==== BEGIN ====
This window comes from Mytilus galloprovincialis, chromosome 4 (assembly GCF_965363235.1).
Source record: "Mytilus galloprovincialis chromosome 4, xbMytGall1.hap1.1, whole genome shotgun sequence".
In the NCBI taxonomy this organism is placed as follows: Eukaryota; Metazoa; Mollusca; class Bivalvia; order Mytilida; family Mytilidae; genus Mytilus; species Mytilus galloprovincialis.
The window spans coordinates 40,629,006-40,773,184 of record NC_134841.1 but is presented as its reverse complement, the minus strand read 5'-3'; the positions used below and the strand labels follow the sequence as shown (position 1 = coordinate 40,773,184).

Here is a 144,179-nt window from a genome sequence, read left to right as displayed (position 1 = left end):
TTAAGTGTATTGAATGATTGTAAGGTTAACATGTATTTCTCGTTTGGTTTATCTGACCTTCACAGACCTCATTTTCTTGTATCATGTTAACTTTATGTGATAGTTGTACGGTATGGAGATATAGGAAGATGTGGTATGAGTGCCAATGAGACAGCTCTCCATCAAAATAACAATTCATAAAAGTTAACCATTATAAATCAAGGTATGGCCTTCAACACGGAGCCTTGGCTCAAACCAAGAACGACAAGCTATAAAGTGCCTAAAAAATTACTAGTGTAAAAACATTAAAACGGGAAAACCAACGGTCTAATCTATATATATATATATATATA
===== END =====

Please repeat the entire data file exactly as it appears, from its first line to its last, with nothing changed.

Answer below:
This window comes from Mytilus galloprovincialis, chromosome 4 (assembly GCF_965363235.1).
Source record: "Mytilus galloprovincialis chromosome 4, xbMytGall1.hap1.1, whole genome shotgun sequence".
In the NCBI taxonomy this organism is placed as follows: Eukaryota; Metazoa; Mollusca; class Bivalvia; order Mytilida; family Mytilidae; genus Mytilus; species Mytilus galloprovincialis.
The window spans coordinates 40,629,006-40,773,184 of record NC_134841.1 but is presented as its reverse complement, the minus strand read 5'-3'; the positions used below and the strand labels follow the sequence as shown (position 1 = coordinate 40,773,184).

Here is a 144,179-nt window from a genome sequence, read left to right as displayed (position 1 = left end):
TTAAGTGTATTGAATGATTGTAAGGTTAACATGTATTTCTCGTTTGGTTTATCTGACCTTCACAGACCTCATTTTCTTGTATCATGTTAACTTTATGTGATAGTTGTACGGTATGGAGATATAGGAAGATGTGGTATGAGTGCCAATGAGACAGCTCTCCATCAAAATAACAATTCATAAAAGTTAACCATTATAAATCAAGGTATGGCCTTCAACACGGAGCCTTGGCTCAAACCAAGAACGACAAGCTATAAAGTGCCTAAAAAATTACTAGTGTAAAAACATTAAAACGGGAAAACCAACGGTCTAATCTATATATATATATATATATA